Is Microsoft trying to redefine the meaning of push e-mail? A few days ago the company's chief Steve Ballmer announced
an Exchange Server feature pack to include "Direct Push Technology" - the delivery of e-mail to mobile devices without any action on the part of the user. At least one analyst, Yankee Group's John Jackson, has reason to doubt that Microsoft's new push email technology is really push at all.
In the case of Windows Mobile, the user's device checks back with the server at specified intervals to receive any pending e-mail deliveries. I digged a bit further and found this technical explanation
from the Microsoft Exchange team:
The [mobile] device issues an HTTP request to Exchange, which asks Exchange to report any changes that occur in the mailbox of the requesting user within a specified time limit. The URL of this HTTP request is the same as that of other AirSync commands ("/Microsoft-Server-ActiveSync") with some differing query string parameters. The body of the HTTP request allows the client to specify those folders that Exchange should monitor for changes. Typically, these will be the Inbox, Calendar, Contacts, and Tasks folders. Upon receiving this request, Exchange will monitor the specified folders until either the time limit expires or a change (such as the arrival of a piece of email) occurs in one of those folders, whichever comes first. Exchange will then issue a response to this request that notes in which folders the changes occurred. Of course, this will be empty if the time limit elapsed before any changes occurred. Upon receiving an empty response, the device simply re-issues the request. This loop of issuing a request for change notifications, receiving an empty response, and re-issuing the request for change notifications is called "the heartbeat." Upon receiving a non-empty response, the device issues a synchronization request against each folder in the response. When those complete, it re-issues the request for change notifications.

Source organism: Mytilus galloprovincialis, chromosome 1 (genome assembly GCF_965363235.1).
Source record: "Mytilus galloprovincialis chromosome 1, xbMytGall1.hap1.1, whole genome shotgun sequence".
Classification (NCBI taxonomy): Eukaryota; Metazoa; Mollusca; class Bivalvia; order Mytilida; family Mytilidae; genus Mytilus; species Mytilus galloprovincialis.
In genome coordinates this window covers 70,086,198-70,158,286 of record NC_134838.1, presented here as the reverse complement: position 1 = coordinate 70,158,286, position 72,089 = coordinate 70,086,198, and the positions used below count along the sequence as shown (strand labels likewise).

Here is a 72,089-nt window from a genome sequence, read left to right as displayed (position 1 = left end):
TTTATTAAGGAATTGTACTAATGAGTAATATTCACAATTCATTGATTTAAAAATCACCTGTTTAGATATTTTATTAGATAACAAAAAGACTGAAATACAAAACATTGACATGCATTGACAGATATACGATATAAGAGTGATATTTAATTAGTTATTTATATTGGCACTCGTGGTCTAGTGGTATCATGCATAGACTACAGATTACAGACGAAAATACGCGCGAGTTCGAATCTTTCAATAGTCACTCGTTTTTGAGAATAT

In the case of RIM (Blackberry), on the other hand, the network server is continually checking with the device -- which remains essentially inactive -- to see where it is. Obviously RIM's approach is less battery-intensive and faster to respond to new incoming e-mail since it is only reacting when the server initiates a connection.
[via News Factor